Cloaked in the clouds of emissions and exhaust that hang over the city are clues about the polluting culprits.
A University of Houston (UH) research team, headed by Shankar Chellam, is hot on their trail. The case hinges on fine particulate matter, a mixture of organic, inorganic or metal material.
It is given off by natural sources such as sea spray and grassfires, and manmade sources like vehicles and factories, and then suspended in the air.
When the began six years ago, Chellam said the team was surprised that most research at the time focused on ozone, which is formed when emissions mix with sunlight. Much less attention was paid to airborne particulate matter.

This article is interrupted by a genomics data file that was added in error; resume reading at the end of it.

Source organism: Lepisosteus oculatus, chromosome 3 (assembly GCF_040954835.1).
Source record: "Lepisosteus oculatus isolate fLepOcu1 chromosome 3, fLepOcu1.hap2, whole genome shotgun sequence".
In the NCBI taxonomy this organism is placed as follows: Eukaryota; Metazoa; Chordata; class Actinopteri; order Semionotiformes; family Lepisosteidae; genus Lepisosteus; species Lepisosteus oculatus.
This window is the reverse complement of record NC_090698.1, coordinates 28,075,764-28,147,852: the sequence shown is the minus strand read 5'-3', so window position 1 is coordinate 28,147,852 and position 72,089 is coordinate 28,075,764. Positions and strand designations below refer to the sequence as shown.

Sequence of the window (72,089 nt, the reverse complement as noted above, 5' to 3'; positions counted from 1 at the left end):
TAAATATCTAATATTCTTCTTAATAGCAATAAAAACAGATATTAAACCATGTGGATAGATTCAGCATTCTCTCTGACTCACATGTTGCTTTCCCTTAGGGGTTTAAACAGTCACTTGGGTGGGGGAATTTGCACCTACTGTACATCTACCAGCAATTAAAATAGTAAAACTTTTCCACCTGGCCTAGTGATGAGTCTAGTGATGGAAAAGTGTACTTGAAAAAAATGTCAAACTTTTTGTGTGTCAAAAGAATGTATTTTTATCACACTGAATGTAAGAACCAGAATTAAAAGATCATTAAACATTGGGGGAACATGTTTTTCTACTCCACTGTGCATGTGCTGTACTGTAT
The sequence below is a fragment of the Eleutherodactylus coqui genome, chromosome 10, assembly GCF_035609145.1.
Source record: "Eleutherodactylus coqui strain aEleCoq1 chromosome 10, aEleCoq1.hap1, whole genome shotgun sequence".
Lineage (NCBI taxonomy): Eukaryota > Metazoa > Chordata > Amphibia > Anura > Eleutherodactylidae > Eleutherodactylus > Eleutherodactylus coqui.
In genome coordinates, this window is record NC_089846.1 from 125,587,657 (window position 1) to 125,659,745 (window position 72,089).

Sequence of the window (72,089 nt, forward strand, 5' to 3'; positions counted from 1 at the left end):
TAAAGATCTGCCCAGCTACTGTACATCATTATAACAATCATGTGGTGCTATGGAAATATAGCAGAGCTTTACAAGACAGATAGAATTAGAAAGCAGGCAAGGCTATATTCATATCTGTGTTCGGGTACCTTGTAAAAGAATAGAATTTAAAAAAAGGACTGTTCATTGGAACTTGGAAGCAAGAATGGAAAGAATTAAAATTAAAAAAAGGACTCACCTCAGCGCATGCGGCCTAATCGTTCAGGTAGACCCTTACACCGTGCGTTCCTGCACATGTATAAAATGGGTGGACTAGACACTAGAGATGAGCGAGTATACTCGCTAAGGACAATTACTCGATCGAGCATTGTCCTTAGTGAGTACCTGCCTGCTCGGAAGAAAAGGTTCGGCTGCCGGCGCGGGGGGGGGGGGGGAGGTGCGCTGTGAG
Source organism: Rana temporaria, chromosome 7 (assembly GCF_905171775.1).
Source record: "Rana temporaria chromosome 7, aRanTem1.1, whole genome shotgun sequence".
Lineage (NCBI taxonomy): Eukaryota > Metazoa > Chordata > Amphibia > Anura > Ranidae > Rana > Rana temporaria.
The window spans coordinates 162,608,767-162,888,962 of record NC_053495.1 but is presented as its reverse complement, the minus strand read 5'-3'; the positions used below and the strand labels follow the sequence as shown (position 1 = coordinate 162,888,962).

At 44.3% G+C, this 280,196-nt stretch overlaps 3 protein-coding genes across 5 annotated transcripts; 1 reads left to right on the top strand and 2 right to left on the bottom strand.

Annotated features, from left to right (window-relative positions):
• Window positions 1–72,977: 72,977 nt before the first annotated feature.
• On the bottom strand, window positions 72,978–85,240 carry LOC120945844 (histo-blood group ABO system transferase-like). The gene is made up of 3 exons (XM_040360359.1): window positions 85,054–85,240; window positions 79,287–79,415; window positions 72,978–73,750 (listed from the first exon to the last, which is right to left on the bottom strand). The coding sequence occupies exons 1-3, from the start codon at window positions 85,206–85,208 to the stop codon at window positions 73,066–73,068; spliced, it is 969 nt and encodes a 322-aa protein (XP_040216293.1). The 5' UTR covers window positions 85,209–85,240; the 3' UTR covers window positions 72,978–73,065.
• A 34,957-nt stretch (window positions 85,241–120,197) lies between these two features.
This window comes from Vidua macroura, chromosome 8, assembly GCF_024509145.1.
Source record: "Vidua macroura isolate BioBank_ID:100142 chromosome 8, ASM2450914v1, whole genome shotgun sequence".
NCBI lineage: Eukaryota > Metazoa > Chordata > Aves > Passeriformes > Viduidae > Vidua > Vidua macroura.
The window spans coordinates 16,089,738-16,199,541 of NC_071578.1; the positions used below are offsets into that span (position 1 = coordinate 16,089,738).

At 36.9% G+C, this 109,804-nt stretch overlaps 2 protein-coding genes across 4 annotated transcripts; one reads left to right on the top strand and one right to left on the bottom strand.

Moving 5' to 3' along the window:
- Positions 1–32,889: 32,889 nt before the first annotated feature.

“Most previous studies have been concerned with gases, particularly ozone,” Chellam explained.
“It is the particulate matter — both fine matter that is smaller than 2.5 micrometers, and coarse matter that is larger than 2.5 micrometers, but smaller than 10 micrometers — that we are interested in.”
Chellam said identifying pollution sources — even if only by industry or machine type, rather than individual factory or operator — is a public safety issue, because fine particulate matter is easily absorbed by the lungs and enters the bloodstream.
“Studies show that people living close to highways and refineries are more likely to become seriously ill,” he said.